Cosi Fan Tutte
Considering the opera’s featherweight, comic plot, about two young soldiers who conspire to test the fidelity of their girlfriends, Mozart’s three-hour Cosi Fan Tutte is much ado about nothing;---but such "ado!!"
Along with Wagner’s "Tristan und Isolde," "Cosi Fan Tutte" may be the greatest opera ever composed with respect to continuous melodic invention. Written in High Classical style, the melodies are charming, and seemingly simple. Yet the score contains contrapuntal and rhythmic complexities which require a group of tremendously talented singers to negotiate, not to mention the challenges of comic acting. Boston Lyric Opera has gathered just such a cast for its "Cosi...," a production that succeeds on every level.
Though modestly sized, the singing voices displayed a broad spectrum of attractive vocal timbres. As Fiordiligi, silvery soprano Caroline Worra sang with passion and dead-on accuracy. The voice lacked fullness in the middle and low registers, but, by the second act, assumed a rounder quality which helped in the monumental aria "Per Pieta," As her flirtatious sister Dorabella, mezzo Sandra Piques Eddy was terrific. Her voice was even and rich, and she displayed a true comic flair. Singing the part of Ferrando despite an announced indisposition, tenor Paul Appleby fared quite well. If his sweet, supple tenor sounded this good in a compromised state, one could only imagine it at full steam. Rounding out the solo quartet, handsome Matthew Worth made an excellent Guglielmo. Not only does he possess good looks, but an unusually warm, resonant baritone as well.
In a real coup, BLO landed legendary bass/baritone, and internationally renowned recording artist, Thomas Allen to perform the buffo role of the sly instigator Don Alfonso. Not only did he sing wonderfully, but his vast experience in the theater was evident from his authoritative stage presence and flawless comic timing. As his accomplice, the acerbic maid Despina, Phyllis Pancella was equally wonderful.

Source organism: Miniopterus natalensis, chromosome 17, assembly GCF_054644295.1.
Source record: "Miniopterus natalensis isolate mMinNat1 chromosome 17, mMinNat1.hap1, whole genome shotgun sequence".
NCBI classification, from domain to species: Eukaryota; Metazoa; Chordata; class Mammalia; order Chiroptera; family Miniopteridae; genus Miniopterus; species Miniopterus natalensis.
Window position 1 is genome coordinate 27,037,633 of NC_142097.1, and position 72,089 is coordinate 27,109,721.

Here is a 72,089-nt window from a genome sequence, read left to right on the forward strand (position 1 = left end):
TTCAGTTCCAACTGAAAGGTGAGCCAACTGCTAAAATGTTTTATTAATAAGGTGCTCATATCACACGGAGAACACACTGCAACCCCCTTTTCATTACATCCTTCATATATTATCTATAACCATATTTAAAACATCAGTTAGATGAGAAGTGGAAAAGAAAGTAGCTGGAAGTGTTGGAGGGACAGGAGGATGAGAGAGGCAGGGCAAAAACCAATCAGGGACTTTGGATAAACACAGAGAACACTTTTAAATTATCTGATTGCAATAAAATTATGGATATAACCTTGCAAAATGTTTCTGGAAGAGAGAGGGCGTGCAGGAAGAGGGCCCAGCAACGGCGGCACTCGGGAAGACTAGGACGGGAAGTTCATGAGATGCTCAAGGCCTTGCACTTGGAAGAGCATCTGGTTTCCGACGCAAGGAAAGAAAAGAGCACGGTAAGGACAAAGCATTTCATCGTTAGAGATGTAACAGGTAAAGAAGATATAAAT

Never frenetic or overdone, the stage direction was classic in feel, and all the comic gags were perfectly timed. The bare-boned sets supported the drama adequately, and the simple costumes managed to evoke an 18th century feel. As the production was sung in English, the action was easy to follow, though numerous supertitles were also supplied.
The performance was exceptionally well led by music director David Angus. From the overture onward, his conducting was rhythmically taut and brisk in tempo, which, considering the length of the opera, was justified. Yet he was able to relax in the slow lyrical moments, allowing his singers ample room singers to spin out Mozart’s exquisite vocal lines.
The uniformly, excellent singing and high production values of BLO’s "Cosi Fan Tutte" made for an enormously satisfying evening of musical theater. Performances continue through March 24.
Don’t miss it.
For more information, visit the Boston Lyric Opera website.